Home Inspections in Niagara, Hamilton, Halton, GTA – mold, Asbestos and radon inspections across Ontario

Mold Inspections

Not all moulds are bad moulds

Molds (or moulds) are naturally occurring organisms that we couldn’t live without.  They play a part in nature by breaking down dead organic matter into nutrients which go back into the soil to promote further growth.

Some moulds are even used in the production of foods.  Penicillium Roqueforti and Penicillium Glaucum are the blue molds used for production of blue-veined cheeses.  Without mould we wouldn’t have bread, yoghurt, kefir (sour-milk and sour-cream), cheese, beer, wine, dry-cured meats or sauerkraut.

However there are some moulds that are considered more dangerous.  These moulds are ones that produce mycotoxins and aflatoxins. These toxins may effect our respiratory system and in some cases even act as carcinogens. Not all molds produce these toxins.  The ones that do needs to be treated with care.

How Mould grows

Two things which all moulds need to survive are water and organic material.  Different moulds will grow at different temperatures, but all need food and water.  Pretty much the same as us.  Unlike us, some moulds will thrive in areas where there is little or no oxygen.

The main difference is in the reproductive cycle of mould.

stachybotrys chartarum spores
Stachybotrys Chartarum spores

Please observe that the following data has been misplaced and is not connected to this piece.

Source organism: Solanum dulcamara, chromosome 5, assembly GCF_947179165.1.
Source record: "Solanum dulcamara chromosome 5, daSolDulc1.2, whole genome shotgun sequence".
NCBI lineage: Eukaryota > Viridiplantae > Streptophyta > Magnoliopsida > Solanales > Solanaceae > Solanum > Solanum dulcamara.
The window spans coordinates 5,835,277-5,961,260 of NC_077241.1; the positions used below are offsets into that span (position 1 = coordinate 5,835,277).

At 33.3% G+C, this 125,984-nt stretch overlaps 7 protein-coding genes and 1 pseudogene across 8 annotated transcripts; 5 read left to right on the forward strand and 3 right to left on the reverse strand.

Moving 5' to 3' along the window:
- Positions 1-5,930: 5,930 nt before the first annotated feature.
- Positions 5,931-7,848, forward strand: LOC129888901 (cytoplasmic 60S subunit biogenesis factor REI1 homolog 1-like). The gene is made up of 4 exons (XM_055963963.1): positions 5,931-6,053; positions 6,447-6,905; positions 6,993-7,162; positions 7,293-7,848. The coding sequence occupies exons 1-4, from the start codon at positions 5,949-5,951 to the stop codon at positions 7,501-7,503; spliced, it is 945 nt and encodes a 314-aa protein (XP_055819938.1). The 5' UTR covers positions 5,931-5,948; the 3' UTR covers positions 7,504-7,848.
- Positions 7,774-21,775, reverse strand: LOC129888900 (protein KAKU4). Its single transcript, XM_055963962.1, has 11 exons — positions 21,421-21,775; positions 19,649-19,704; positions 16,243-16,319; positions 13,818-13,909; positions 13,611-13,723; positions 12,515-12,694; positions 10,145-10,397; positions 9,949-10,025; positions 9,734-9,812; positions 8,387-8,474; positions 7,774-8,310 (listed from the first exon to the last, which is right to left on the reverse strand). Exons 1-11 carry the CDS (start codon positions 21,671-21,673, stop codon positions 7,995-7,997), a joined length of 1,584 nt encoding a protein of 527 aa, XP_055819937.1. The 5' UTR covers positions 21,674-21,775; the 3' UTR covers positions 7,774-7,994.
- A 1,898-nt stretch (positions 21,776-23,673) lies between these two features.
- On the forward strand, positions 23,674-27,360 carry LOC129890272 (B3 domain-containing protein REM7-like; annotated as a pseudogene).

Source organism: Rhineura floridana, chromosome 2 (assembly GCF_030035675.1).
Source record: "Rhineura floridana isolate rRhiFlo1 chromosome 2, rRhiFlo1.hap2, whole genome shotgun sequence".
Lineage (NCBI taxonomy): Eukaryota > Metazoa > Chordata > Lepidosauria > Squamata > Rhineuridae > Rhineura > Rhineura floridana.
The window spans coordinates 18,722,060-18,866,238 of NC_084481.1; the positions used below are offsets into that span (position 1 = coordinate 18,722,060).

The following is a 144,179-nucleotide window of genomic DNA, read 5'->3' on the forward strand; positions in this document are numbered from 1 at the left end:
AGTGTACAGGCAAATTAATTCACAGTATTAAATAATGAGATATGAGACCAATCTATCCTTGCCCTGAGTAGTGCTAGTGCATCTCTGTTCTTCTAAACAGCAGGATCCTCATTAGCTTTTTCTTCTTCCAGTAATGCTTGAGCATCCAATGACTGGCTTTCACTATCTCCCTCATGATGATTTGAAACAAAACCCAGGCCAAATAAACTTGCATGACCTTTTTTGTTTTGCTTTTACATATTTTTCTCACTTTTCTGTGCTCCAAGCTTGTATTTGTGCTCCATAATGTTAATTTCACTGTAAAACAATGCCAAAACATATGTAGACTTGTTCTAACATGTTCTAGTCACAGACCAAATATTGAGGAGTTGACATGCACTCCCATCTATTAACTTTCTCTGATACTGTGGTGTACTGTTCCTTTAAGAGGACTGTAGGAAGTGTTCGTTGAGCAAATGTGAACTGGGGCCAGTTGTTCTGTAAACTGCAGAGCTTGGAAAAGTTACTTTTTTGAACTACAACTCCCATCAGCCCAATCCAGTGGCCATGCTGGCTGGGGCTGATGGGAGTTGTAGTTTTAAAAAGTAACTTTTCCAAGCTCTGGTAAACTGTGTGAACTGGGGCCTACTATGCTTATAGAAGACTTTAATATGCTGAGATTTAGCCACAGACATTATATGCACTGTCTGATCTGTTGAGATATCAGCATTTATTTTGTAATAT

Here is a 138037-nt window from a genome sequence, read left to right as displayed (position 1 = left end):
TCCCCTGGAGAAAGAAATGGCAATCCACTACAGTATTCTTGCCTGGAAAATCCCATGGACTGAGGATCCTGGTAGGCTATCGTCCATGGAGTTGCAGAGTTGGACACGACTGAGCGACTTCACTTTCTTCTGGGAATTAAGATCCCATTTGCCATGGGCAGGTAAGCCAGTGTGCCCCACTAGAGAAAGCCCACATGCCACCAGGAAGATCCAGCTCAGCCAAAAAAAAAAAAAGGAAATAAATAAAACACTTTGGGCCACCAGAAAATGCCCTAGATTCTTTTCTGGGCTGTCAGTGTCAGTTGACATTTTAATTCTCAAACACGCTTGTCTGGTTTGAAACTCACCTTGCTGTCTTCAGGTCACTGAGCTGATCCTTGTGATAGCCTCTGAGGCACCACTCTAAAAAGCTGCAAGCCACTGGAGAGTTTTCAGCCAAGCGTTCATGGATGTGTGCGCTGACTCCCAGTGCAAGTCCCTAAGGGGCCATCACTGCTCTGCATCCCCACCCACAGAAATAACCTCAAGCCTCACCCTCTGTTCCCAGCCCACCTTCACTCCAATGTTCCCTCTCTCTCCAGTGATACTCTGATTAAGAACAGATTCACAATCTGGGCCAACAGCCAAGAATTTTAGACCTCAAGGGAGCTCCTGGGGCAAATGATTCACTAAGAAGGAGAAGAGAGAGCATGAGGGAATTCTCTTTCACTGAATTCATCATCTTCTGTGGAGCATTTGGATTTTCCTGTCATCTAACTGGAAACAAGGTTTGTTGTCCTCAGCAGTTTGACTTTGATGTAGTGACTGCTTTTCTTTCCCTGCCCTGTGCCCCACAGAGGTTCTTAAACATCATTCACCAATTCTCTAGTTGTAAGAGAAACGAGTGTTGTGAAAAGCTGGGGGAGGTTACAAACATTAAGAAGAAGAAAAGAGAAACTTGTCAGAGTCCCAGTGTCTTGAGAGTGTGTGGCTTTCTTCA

(black mould or more commonly
and incorrectly called toxic mould)

Moulds reproduce by releasing spores, these can be looked at (from a very rudimentary perspective) as the fertilized eggs of mould.Unlike other types of “egg”, mould spores are highly resistant and durable. They can remain dormant for years in even hot and dry environments.

As soon as sufficient water and nutrients are available, and the right temperature occurs the spores burst into life.

stachbotrys-hyphae
Stachbotrys hyphae
The spores “germinate” and grow into what is known as a germ tube.  The germ tube grows into a stem like organisms with what appears to be a shrub outcrop, this stem, which grows both into the food source and onto the surface called the hyphae.
stachy-on-the-wall The mould becomes visible to the naked eye when large clumps of these hyphae grow together and for a mycelium.  Mushrooms are a good example of mycelia.  Unfortunately, given the right conditions, so is Stachybotrys
What makes mould dangerous?

What makes mould dangerous?

Once mould has reached the mycelium stage, it is already producing millions of spores.   The problem, even before then, as part of the process of infesting and reproduction, mould produces chemical excrement in the form of mycotoxins and aflatoxins as explained above.

It is these toxins that humans, and our pets can have allergic reactions to.  Some so severe as to be life-threatening.

Typical conditions described by people with an intolerance to mould are cold and flu-like symptoms, memory loss, muscle aches, sore throats, diarrhea, headaches, fatigue, dermatitis, intermittent local hair loss, cancer, and generalized malaise.   Pretty much the snake oil of disease.

In lab tests high concentrations have shown to cause destruction of the immune system affecting the lymphoid tissue and the bone marrow. Animals injected with the toxin from this fungus exhibited the following symptoms: necrosis and hemorrhage within the brain, thymus, spleen, intestine, lung, heart, lymph node, liver, and kidney. Affects by absorption of the toxin in the human lung are known as pneumomycosis.  Stachybotrys has also been implicated in a cluster of fatal pulmonary hemorrhage/hemosiderosis among infants.

Should you test for mould?

Should you test for mould?